Share This


More From ScienceDaily



More Space & Time News

Saturday, January 31, 2015

Featured Research

from universities, journals, and other organizations


Featured Videos

from AP, Reuters, AFP, and other news services

Video Shows Stars If They Were as Close to Earth as Sun

Video Shows Stars If They Were as Close to Earth as Sun

Buzz60 (Jan. 30, 2015) Russia&apos;s space agency created a video that shows what our sky would look like with different star if they were as close as our sun. Patrick Jones (@Patrick_E_Jones) walks us through the cool video. Video provided by Buzz60
Powered by NewsLook.com
Dog-Loving Astronaut Wins Best Photo of 2015

Dog-Loving Astronaut Wins Best Photo of 2015

Buzz60 (Jan. 30, 2015) Retired astronaut and television host, Leland Melvin, snuck his dogs into the NASA studio so they could be in his official photo. As Mara Montalbano (@maramontalbano) shows us, the secret is out. Video provided by Buzz60
Powered by NewsLook.com
NASA Holds Memorial to Remember Astronauts

NASA Holds Memorial to Remember Astronauts

AP (Jan. 29, 2015) NASA is remembering 17 astronauts who were killed in the line of duty and dozens more who have died since the agency&apos;s beginning. A remembrance ceremony was held Thursday at NASA&apos;s Marshall Space Flight Center in Alabama. (Jan. 29) Video provided by AP
Powered by NewsLook.com
Asteroid's Moon Spotted During Earth Flyby

Asteroid's Moon Spotted During Earth Flyby

Rumble (Jan. 27, 2015) Scientists working with NASA&apos;s Deep Space Network antenna at Goldstone, California discovered an unexpected moon while observing asteroid 2004 BL86 during its recent flyby past Earth. Credit to &apos;NASA JPL&apos;. Video provided by Rumble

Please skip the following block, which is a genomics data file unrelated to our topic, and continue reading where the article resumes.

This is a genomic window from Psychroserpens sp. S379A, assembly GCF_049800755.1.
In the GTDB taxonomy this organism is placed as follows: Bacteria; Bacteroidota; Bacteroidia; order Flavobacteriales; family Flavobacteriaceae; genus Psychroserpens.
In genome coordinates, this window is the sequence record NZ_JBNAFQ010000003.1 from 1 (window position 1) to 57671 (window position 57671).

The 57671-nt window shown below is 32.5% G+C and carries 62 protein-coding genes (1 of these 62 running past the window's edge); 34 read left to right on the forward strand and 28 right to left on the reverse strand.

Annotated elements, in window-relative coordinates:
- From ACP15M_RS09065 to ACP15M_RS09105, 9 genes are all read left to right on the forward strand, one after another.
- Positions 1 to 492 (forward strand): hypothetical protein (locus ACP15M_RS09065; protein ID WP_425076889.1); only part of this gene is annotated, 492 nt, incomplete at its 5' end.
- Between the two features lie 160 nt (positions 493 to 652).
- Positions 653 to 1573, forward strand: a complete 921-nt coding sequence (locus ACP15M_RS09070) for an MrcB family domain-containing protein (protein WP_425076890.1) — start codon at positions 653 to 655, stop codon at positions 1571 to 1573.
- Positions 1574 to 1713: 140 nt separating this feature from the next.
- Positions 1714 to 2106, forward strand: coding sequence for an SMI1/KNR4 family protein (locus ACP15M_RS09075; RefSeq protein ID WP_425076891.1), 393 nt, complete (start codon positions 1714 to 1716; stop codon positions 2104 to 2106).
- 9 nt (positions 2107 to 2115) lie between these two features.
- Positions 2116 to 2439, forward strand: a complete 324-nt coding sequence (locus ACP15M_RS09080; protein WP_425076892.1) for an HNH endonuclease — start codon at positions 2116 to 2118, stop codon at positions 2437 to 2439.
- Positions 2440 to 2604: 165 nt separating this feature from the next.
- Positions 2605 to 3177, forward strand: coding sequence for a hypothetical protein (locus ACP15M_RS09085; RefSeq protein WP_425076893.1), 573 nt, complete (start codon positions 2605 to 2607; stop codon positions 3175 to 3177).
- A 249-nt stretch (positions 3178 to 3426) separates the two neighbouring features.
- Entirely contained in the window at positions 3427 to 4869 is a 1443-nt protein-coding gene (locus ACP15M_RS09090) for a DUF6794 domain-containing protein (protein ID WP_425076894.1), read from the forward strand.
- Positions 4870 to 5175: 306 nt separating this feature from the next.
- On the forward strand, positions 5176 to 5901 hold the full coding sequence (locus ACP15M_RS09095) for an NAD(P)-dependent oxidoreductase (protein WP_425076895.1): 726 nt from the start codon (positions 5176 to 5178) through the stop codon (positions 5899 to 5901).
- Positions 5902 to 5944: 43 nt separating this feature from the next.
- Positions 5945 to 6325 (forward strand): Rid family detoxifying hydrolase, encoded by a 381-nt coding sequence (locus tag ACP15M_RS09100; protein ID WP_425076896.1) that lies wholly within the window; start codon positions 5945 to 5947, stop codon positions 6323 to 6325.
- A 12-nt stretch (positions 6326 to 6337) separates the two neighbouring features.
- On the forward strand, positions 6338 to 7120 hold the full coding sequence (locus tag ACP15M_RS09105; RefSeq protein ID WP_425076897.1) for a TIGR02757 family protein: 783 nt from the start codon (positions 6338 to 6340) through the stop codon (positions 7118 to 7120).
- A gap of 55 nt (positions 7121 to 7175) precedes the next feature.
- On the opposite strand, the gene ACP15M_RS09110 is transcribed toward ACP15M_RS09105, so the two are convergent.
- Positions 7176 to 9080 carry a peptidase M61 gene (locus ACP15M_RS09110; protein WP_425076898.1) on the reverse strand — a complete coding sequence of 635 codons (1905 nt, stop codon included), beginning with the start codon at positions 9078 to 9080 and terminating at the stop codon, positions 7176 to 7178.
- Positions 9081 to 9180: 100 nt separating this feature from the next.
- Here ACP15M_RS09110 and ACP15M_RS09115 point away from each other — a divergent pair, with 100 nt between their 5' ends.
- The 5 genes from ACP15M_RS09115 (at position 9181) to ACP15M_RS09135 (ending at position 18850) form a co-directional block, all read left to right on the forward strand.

Powered by NewsLook.com

Search ScienceDaily

Number of stories in archives: 140,361

Find with keyword(s):
Enter a keyword or phrase to search ScienceDaily for related topics and research stories.

Save/Print:
Share:

Breaking News:

Strange & Offbeat Stories


Space & Time

Matter & Energy

Computers & Math

In Other News

... from NewsDaily.com

Science News

Health News

Environment News

Technology News



Save/Print:
Share:

Free Subscriptions


Get the latest science news with ScienceDaily's free email newsletters, updated daily and weekly. Or view hourly updated newsfeeds in your RSS reader:

Get Social & Mobile


Keep up to date with the latest news from ScienceDaily via social networks and mobile apps:

Have Feedback?


Tell us what you think of ScienceDaily -- we welcome both positive and negative comments. Have any problems using the site? Questions?
Mobile: iPhone Android Web
Follow: Facebook Twitter Google+
Subscribe: RSS Feeds Email Newsletters
Latest Headlines Health & Medicine Mind & Brain Space & Time Matter & Energy Computers & Math Plants & Animals Earth & Climate Fossils & Ruins